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# Open sceptic's letter to US Congress

There is an open letter written by sceptics to the US Congress here:

Climate Change Open Letter

They link to a rather long article the prudent path, refuting the "alarmist's claims that climate change poses an immediate danger to humanity".

Looking for a comment on this article, I found this (which is unrelated to the letter per se, but addresses some of the common claims made by sceptics):

Two questions:

1. Is this material too controversial to be mentioned on the Azimuth project?

2. I lack both the necessary background knowledge and the time for a thorough critical assessment, so I'd have to include both sources mostly uncommented on the Azimuth project. Assuming that the answer to question 1 is "no", would that be a problem?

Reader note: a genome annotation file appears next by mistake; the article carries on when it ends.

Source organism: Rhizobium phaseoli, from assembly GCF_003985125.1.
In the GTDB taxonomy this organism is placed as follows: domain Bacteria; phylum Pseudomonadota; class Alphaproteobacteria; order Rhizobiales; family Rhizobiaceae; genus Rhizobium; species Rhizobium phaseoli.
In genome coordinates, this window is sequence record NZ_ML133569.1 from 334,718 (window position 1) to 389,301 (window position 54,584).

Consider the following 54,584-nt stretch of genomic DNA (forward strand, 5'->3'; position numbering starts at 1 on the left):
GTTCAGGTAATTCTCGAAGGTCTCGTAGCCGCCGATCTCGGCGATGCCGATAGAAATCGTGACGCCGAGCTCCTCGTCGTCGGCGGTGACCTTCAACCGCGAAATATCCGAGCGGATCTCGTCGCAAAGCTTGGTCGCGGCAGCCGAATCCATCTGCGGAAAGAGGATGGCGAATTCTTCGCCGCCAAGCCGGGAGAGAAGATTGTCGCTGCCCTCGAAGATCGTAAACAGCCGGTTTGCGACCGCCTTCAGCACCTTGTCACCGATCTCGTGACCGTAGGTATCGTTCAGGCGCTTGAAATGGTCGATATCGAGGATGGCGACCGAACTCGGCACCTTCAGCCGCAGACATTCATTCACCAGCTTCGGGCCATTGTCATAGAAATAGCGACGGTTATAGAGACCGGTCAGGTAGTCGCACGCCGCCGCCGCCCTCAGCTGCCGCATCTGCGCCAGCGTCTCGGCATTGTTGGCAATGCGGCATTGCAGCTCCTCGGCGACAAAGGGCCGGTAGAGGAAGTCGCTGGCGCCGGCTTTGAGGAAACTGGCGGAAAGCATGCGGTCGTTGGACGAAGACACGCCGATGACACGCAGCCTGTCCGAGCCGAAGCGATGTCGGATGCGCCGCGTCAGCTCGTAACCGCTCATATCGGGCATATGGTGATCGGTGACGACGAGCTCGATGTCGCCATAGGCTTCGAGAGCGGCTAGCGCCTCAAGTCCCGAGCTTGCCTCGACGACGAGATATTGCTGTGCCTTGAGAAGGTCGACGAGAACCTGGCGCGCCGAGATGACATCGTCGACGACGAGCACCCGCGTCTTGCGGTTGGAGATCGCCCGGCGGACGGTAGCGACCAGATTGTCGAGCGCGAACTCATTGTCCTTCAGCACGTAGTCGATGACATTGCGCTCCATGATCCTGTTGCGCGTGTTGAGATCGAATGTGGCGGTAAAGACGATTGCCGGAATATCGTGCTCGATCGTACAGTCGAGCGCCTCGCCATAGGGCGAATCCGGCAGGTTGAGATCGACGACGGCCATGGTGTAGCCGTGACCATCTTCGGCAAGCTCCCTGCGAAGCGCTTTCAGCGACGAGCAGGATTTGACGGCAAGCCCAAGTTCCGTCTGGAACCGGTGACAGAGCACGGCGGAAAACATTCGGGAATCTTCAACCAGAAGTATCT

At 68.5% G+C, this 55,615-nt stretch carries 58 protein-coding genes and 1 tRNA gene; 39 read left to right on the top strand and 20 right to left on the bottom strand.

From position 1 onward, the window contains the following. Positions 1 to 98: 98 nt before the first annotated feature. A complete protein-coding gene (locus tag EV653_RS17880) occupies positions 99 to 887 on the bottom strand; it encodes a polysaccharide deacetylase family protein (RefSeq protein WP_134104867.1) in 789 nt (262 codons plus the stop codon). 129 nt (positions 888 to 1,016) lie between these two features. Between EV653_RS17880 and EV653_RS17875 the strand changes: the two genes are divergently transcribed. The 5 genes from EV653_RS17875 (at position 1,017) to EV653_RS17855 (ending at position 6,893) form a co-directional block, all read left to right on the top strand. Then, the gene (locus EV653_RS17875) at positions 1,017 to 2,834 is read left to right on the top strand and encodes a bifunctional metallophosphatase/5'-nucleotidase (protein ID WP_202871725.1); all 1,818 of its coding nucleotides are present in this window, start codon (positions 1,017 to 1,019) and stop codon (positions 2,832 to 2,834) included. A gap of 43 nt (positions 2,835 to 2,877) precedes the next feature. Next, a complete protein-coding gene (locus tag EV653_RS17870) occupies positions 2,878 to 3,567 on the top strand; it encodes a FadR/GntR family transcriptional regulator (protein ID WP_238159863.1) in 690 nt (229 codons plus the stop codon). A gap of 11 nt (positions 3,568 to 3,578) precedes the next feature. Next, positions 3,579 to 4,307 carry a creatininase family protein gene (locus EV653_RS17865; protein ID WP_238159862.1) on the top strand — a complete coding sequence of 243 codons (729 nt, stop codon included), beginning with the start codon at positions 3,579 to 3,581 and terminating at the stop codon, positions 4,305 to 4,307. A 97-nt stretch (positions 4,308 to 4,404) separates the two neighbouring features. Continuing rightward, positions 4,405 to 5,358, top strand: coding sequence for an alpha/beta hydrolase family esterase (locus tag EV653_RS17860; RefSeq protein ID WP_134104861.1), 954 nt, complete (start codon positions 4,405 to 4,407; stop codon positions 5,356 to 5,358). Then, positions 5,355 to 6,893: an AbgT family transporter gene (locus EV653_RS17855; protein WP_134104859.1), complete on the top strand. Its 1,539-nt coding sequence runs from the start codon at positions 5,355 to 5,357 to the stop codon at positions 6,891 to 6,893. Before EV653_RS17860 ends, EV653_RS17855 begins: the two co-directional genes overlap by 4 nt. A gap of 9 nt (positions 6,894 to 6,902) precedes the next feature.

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1.
edited February 2011

The letter and the article are tired old BS, fabricated by the hardcore science disinformation crew. From the first lines of the "prudent path":

As presently constituted, earth's atmosphere contains just slightly less than 400 ppm of the colorless and odorless gas we call carbon dioxide or CO2. That's only four-hundredths of one percent. Consequently, even if the air's CO2 concentration was tripled, carbon dioxide would still comprise only a little over one tenth of one percent of the air we breathe, [...] Nevertheless, a small increase in this minuscule amount of CO2 is frequently predicted to produce a suite of dire environmental consequences

Here's an experiment I suggest to such "sceptics":

Put 200µg LSD in a glass with 200g of water. That’s 1ppm LSD. You sure will swallow that. Report back what you have seen.

The letter is signed by the usual suspects, including old S. Fred Singer, a tobacco health risk denialist now working as propagandist for the fossil industry.

They've meanwhile switched gears from science denialism to reality denialism. From the letter: